It’s that lovely time of the year when you can pack away your wool sweaters and down jackets and pull out the shorts, t-shirts, and sandals! Here are a few things to consider doing now, as you’re packing up your warm clothes, to make the transition from summer to winter that much easier when we eventually get around to it again.
High-Quality, Plastic Storage Boxes
Purchase high quality, somewhat-matching tupperware boxes for storage. Cardboard boxes, while much cheaper and, thanks to Amazon Prime, probably already in your basement, just don’t hold up over many months, and they definitely don’t protect against accidental water damage or other things that can happen in storage.
- Buy the same brand/size of boxes so you can stack them if necessary.
- Think about what kind of handles you prefer. Go to Home Depot or Lowes and try out different boxes. If you’re packing a lot of stuff into each box, will you be comfortable picking up that box and moving it around? I find the handles that wrap over the top of the box to be the most comfortable.
- Think about what type of top you prefer. I dislike flip tops. They inevitably pinch my fingers and, when I even slightly overfill them, their tops pop up and no longer fit on my storage shelves.
- Think about how large you want the boxes to be. We have a few gigantic boxes that are hard to move around; I prefer the boxes that are small enough that I can move on my own.
- Purchase some peel-and-stick nametags and put one on the front and back of each box so that no matter which way it is stored, you know what’s in it.
Some people swear by the space-saver, vacuum-pack storage bags. I purchased a set of Ziploc bags (like this) to use in my linen closet for extra pillows and blankets. I liked being able to store three vacuum-sealed pillows in the space of one regular pillow, but I found that the bags don’t stack easily. And after taking something out of a bag, I never spent the time to vacuum seal it again. If you have items you won’t need for more than a year, the bags may be a good option, but otherwise, I’d recommend sticking to storage boxes.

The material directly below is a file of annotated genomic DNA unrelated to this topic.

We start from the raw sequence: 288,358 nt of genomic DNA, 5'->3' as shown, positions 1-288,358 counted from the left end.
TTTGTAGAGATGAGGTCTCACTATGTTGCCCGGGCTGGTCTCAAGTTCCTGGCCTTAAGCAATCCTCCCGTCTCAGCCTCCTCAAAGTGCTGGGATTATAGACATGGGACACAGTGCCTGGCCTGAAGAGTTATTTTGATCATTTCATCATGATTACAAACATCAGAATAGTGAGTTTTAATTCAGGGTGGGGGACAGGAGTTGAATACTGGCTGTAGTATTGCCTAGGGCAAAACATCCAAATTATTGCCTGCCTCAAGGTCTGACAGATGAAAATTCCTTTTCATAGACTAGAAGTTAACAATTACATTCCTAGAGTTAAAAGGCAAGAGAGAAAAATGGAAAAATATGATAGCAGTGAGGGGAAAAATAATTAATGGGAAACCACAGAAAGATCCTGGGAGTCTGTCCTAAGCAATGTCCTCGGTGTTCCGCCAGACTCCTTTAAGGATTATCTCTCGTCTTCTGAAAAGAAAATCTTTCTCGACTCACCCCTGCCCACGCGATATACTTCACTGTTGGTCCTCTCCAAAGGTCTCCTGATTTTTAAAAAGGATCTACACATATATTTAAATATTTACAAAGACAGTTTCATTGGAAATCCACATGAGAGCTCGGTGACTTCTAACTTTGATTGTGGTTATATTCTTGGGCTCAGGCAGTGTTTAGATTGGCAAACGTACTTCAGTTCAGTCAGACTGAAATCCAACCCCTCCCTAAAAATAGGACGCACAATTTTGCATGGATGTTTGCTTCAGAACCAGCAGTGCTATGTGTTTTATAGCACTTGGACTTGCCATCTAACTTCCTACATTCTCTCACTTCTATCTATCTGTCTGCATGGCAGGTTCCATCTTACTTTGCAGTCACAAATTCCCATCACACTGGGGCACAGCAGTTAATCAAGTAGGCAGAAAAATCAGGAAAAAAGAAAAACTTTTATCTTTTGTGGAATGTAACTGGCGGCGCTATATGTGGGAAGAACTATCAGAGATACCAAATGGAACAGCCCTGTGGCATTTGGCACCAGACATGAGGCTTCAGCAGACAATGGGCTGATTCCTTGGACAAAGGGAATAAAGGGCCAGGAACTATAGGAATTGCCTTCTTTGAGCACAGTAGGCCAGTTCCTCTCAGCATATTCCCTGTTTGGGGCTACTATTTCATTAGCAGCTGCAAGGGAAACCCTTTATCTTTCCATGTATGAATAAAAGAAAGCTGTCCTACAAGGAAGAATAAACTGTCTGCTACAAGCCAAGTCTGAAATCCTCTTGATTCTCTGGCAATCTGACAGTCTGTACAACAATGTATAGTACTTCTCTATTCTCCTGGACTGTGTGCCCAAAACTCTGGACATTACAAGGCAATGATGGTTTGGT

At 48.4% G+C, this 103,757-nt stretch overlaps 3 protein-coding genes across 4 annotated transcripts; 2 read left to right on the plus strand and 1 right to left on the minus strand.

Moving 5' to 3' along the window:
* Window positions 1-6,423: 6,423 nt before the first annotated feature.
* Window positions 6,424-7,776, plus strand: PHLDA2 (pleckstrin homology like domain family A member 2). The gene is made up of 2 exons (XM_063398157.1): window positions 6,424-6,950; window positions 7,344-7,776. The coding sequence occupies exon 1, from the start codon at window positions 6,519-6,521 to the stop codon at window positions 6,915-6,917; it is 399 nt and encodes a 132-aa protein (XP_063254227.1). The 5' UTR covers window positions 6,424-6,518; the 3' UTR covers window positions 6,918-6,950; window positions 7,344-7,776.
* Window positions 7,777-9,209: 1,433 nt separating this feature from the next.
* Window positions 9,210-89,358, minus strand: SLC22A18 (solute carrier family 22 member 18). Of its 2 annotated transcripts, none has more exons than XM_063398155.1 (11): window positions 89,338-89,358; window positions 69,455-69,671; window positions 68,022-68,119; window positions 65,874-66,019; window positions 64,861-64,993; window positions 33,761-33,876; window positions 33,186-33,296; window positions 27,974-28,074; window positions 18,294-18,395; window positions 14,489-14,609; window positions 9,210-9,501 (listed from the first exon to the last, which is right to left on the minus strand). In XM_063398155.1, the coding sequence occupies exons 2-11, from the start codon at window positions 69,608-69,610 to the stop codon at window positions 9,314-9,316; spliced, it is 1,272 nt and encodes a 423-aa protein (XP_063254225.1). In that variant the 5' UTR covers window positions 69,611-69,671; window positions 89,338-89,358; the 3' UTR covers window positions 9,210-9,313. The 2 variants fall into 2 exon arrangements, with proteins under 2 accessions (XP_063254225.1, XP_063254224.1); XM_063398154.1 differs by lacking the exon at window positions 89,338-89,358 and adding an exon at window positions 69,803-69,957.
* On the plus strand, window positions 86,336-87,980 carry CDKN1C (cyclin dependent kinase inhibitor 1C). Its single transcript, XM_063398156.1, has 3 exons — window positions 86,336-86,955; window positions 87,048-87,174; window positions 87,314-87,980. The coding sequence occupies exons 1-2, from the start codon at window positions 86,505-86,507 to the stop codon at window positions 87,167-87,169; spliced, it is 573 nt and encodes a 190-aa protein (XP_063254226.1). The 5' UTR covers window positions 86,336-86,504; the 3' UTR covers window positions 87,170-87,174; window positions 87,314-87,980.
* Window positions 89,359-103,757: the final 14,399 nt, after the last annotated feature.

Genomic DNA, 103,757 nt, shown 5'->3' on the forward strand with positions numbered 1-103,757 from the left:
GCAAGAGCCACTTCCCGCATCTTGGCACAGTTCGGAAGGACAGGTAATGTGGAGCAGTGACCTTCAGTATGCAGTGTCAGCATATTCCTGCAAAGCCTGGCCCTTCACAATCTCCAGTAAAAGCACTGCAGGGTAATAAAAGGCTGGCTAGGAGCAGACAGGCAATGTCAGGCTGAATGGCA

Clean Your Clothes Before Storage
Make sure everything is washed and dried before you store it away. If you get items dry cleaned, many people recommend that you air out your clothes between cleaning and storing so the dry cleaning chemicals have time to dissipate. Also, cleaning items before storing, especially woolen items, will ensure you don’t have moth larvae waiting to eat holes in your sweaters during the long months of summer.
Donate Old Clothes
You don’t want to use up storage space holding onto clothes you don’t think you’ll ever wear again. Take a moment to identify clothes you didn’t wear last winter, and don’t think you’ll wear next winter. There’s nothing quite as depressing as opening up your warm clothes boxes in the fall to find that you don’t actually want to wear half of what you have stored away.
Shop the Sales
At this time of year, winter clothes are on all the clearance racks. Head to your favorite stores and browse around. You might find a new sweater, winter coat, or pair of boots at a deep discount that you’ll be excited to pull out when the weather cools off again.